The District of Columbia’s artists, designers and other creative talents are a vital component to the economic stability and growth of the city, says a new study.
According to an eighteen-month joint study between the DC Office of Planning and the Washington DC Economic Partnership, more than 75,000 jobs, which generate over $5 billion in annual income, can be attributed to the District’s creatives.
The study also acknowledges the creative community’s importance in “softer” revitalization efforts in underserved neighborhoods. Through arts and creative urbanism residents, visitors and city officials are able to further a “sense of place” with positive outcomes for city planning, public education and workforce development initiatives, the study said. Specific areas such as U and 14th Street, Anacostia and others mentioned as section of the District that have become vibrant through the help of artists, musicians and other creatives.
“This study puts the District in a new light – we are truly a creative city, where creativity and talent combine to enliven our community and enhance our competitiveness,” Harriet Tregoning, Director of the DC Office of Planning, said about the report. “The creative economy is also helping to reconnect and revitalize emerging areas of the city and helping neighborhoods develop an even more distinctive sense of place.”
In conjunction with these findings, Mayor Adrian Fenty announced the release of his administration’s Creative DC Action Agenda. Spanning the design, media, performing and visual arts sectors, as well as the museum, heritage, and culinary industries, the Creative DC Action Agenda outlines a plan to support and grow the District’s creative economy.
As part of the Action Agenda, the city will make available its economic, asset, and land use review practices to strengthen the District’s creative economy. Some of the components of the plan included:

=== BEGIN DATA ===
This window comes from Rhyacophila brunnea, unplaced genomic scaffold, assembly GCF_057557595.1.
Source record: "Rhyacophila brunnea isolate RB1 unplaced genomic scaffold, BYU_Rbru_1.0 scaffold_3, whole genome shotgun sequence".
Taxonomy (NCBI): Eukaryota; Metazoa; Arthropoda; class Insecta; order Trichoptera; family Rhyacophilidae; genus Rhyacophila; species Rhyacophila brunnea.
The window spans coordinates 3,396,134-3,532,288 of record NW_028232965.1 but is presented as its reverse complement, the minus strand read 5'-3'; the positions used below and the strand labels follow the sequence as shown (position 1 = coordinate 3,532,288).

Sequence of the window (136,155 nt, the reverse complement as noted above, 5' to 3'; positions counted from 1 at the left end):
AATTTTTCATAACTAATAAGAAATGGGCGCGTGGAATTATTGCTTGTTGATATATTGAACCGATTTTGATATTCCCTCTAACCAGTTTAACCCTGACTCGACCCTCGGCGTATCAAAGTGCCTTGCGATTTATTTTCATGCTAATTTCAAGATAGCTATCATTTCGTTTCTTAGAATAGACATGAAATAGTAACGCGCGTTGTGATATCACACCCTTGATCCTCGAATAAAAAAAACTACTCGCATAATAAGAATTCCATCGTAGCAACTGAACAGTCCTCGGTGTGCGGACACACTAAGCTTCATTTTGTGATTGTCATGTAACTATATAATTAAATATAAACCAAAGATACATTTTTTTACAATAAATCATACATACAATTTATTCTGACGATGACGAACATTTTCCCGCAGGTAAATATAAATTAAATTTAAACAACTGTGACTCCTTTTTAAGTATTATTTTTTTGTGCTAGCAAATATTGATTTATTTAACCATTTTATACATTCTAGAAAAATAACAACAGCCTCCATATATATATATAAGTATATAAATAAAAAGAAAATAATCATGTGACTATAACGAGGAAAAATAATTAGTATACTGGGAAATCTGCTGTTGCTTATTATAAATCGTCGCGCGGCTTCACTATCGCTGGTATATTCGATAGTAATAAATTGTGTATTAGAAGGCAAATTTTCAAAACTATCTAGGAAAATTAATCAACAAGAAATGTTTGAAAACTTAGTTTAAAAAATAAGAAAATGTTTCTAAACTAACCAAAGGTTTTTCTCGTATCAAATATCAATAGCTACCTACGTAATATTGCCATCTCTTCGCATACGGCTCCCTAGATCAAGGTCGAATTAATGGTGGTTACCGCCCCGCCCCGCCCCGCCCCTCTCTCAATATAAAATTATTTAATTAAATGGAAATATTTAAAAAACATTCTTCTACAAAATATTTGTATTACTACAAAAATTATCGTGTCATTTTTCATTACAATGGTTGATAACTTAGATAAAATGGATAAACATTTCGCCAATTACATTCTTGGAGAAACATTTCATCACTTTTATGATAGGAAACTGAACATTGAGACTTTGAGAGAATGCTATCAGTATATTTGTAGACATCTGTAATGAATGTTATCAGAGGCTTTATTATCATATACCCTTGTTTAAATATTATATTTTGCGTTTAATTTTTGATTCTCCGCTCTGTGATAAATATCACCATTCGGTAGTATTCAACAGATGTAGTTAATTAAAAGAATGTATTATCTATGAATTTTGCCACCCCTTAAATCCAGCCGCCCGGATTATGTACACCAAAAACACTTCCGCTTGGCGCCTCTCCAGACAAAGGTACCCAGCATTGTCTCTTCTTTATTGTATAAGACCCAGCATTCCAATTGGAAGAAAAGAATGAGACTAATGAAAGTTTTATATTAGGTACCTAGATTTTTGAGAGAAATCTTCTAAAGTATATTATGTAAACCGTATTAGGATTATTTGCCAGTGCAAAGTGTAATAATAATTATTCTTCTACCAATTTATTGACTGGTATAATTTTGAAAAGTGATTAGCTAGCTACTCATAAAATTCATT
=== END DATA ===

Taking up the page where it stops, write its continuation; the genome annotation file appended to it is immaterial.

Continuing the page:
- Defining and categorizing the District’s creative assets
- Assessing the economic significance of the District’s economic competitiveness
- Assessing opportunities associated with creative economy support systems, like education, funding, facilities, land use and other infrastructure
- Developing a set of actions and recommendations
But the report also found that, “While there is a strong support system that underlies the creative economy, its effectiveness has been somewhat constrained by a lack of effective coordination and leadership and limited cross-segment and cross-generational network.”
One way the District’s creatives and the city government are working to address this known shortfall is through Digital Capital Week, the District’s first ever digital arts and technology festival. DC WEEK has held events in nearly every corner of the city, garnering attention from all levels of government and private industry.
The 75-page report outlines not just how to support the creative community that exists, it seeks to cultivate the District’s creative economy over the long-term through arts education – using public schools and philanthropic education – internships, creative job banks and defining creative career paths.